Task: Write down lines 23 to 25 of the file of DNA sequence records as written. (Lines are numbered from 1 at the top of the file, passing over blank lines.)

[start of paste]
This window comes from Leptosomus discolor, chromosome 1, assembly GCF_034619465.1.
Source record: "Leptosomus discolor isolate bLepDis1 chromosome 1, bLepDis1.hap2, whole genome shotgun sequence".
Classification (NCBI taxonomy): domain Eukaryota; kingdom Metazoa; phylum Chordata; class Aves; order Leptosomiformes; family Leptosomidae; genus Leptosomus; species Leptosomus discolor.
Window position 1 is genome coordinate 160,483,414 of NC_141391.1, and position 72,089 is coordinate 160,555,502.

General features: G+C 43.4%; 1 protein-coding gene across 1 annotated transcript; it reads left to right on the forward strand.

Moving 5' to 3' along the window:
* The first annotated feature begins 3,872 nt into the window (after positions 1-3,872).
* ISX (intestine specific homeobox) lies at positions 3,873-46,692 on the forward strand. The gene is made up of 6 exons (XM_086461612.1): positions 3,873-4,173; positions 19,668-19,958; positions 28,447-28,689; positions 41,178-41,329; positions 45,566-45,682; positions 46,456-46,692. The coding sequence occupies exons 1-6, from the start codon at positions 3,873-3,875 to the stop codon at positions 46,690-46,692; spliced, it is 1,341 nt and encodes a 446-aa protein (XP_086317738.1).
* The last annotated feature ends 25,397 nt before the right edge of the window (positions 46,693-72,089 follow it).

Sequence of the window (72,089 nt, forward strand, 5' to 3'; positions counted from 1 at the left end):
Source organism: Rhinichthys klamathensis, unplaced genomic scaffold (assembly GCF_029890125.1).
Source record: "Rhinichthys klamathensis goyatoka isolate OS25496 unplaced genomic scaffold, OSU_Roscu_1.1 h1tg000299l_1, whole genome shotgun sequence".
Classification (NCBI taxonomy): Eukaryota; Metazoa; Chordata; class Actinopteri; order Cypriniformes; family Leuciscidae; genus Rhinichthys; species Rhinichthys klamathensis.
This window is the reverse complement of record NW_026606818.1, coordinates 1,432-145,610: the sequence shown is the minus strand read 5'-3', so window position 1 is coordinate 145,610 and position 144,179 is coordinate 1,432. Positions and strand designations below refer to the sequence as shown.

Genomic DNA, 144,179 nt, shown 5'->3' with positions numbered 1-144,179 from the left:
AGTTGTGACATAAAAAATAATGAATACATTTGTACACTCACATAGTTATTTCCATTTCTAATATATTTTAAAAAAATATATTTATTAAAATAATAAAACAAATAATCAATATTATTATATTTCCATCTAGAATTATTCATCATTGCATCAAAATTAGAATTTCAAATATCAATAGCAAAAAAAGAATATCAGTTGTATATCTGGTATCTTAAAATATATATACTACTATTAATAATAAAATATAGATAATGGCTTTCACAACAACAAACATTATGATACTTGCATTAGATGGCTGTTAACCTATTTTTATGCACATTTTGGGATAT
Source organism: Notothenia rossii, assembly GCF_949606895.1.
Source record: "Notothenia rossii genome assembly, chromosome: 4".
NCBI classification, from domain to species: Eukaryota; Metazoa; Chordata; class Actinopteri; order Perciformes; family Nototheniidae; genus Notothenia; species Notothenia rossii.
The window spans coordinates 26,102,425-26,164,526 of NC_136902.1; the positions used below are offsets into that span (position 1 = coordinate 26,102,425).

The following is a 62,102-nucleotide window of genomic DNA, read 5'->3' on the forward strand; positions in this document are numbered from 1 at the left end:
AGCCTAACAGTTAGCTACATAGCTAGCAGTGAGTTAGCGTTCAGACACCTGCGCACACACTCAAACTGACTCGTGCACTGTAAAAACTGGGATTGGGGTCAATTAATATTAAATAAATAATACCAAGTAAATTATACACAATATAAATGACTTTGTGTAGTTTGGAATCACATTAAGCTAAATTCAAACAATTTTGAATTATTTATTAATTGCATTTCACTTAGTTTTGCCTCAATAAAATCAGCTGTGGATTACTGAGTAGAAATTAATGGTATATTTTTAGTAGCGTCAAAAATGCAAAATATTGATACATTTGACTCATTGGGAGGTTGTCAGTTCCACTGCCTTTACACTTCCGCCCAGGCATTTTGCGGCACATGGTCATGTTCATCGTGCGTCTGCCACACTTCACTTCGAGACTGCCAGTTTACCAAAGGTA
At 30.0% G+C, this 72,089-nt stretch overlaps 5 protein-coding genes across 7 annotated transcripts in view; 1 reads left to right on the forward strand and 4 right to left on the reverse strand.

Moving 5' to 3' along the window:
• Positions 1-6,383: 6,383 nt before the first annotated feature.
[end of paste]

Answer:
At 30.0% G+C, this 72,089-nt stretch overlaps 5 protein-coding genes across 7 annotated transcripts in view; 1 reads left to right on the forward strand and 4 right to left on the reverse strand.

Moving 5' to 3' along the window:
• Positions 1-6,383: 6,383 nt before the first annotated feature.